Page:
AB InBev SABMiller Deal: Beer Deal Reached
Published: October 14, 2015
AB InBev SABMiller Deal: Beer Deal Reached, One of the biggest M&A deals is in the pipeline as drinks giants Anheuser-Busch InBev, and SABMiller agreed in principle to a £69-billion ($104 billion) all-cash deal that will shake up the global drinks industry.
A day before the expiry of a deadline for talks on the deal, the two companies said they had reached an agreement under which SABMiller shareholders would receive £44 per share in cash — a premium of around 50 per cent to the London-listed drinks makers on September 14, the day before news of the deal broke.
SABMiller, which had turned down AB InBev three times in the past month on the grounds that the deal being offered significantly undervalued the company, said that the board was prepared to unanimously recommend the offer to SAB shareholders. AB InBev had originally offered £29.34 per share.
The deal is subject to conditions, including the approval of major shareholders on both sides and due diligence.
Should the deal fail to get the approval of AB InBev shareholders or regulatory authorities, AB InBev would be liable for a $3- billion break fee.
The deal would bring together two of the giants of the industry — SAB Miller, a beer and soft drinks business, whose brands include Fosters, Peroni and Grolsch, employs around 69,000 people across the world, including Australia, Columbia, Czech Republic, India and South Africa. In the year to March it generated an EBITDA of $6.3 billion.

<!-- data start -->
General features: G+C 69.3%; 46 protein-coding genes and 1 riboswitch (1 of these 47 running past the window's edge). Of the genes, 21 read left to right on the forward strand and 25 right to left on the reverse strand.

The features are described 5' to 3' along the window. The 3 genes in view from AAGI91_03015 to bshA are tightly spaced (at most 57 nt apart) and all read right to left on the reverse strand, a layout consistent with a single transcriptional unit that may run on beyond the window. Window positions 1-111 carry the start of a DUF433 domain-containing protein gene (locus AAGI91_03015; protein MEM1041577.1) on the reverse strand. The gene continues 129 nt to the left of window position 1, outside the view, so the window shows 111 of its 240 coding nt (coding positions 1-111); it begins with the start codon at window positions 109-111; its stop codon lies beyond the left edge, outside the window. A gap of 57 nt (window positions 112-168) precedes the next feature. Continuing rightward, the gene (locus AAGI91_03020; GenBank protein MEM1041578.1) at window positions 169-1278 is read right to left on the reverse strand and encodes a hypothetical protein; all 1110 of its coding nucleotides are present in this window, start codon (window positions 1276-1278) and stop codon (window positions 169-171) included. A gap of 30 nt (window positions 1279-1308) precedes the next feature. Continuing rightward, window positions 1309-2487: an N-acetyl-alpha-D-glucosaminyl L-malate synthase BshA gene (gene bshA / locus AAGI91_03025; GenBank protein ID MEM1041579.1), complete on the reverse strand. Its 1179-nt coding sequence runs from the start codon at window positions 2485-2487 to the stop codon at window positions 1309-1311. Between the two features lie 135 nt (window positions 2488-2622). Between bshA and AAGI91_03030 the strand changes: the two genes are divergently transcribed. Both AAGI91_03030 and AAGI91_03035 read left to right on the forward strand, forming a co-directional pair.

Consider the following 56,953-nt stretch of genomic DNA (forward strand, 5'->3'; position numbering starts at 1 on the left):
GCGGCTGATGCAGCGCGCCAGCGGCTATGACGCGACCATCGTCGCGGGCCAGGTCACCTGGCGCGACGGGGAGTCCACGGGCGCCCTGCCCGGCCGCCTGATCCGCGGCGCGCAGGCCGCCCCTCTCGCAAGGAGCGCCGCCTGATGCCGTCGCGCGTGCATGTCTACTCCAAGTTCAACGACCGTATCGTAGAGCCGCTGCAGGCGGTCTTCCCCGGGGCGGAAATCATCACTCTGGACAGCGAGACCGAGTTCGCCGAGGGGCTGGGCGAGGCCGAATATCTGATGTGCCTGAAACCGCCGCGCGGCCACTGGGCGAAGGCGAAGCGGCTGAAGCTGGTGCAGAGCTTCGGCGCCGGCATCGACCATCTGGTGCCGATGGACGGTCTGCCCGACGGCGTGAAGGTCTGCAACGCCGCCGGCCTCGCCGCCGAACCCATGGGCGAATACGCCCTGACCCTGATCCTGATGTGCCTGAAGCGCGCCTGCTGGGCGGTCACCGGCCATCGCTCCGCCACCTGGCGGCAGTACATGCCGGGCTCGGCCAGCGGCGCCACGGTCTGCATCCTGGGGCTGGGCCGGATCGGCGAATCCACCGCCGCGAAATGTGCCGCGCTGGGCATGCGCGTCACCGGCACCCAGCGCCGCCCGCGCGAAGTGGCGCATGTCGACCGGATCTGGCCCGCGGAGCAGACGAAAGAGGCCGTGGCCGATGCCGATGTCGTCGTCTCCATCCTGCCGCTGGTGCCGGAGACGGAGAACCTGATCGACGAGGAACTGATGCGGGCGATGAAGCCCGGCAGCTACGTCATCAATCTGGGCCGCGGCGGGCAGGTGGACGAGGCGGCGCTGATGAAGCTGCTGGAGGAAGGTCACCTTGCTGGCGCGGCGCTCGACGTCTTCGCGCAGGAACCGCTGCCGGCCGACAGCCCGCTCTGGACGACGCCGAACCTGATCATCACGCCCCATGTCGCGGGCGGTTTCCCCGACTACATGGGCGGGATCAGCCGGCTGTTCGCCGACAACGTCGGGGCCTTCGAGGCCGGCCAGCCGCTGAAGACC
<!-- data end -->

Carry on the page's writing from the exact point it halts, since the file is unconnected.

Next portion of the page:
AB InBev, whose brands include Budweiser, Corona, Stella Artois and Beck’s, employs around 155,000 people, and in the full year 2014 reported an EBITDA of $18.5 billion.
SABMiller has ten breweries across India, while AB InBev had begun to build a presence in the country, after taking full control of a venture it jointly owned with RJ Corp earlier this year.
In a presentation setting out the rationale for the deal earlier this month, AB InBev pointed to the fact that the two had a complementary geographic footprint — with SABMiller’s strong position in Africa, Australia, Eastern Europe, China, India and central South Africa, and AB InBev’s position in Canada, South America and Europe.
However, with both companies having a major presence in some markets, disposals will have to happen if the deal goes ahead.
“There are several places where there are regulatory issues — the most clear are the US and China, but we also have other places in Western Europe — where they may be forced to sell some brands, and potentially in Eastern Europe and Russia,” says Javier Gonzalez Lastra, an analyst at Berenberg.
He said that given AB InBev’s small presence in India, unless individual states expressed concerns, difficulties were unlikely.
“There will be a few disposals around the world, creating opportunities for those that can pick up those assets, given that they will be forced sellers.”
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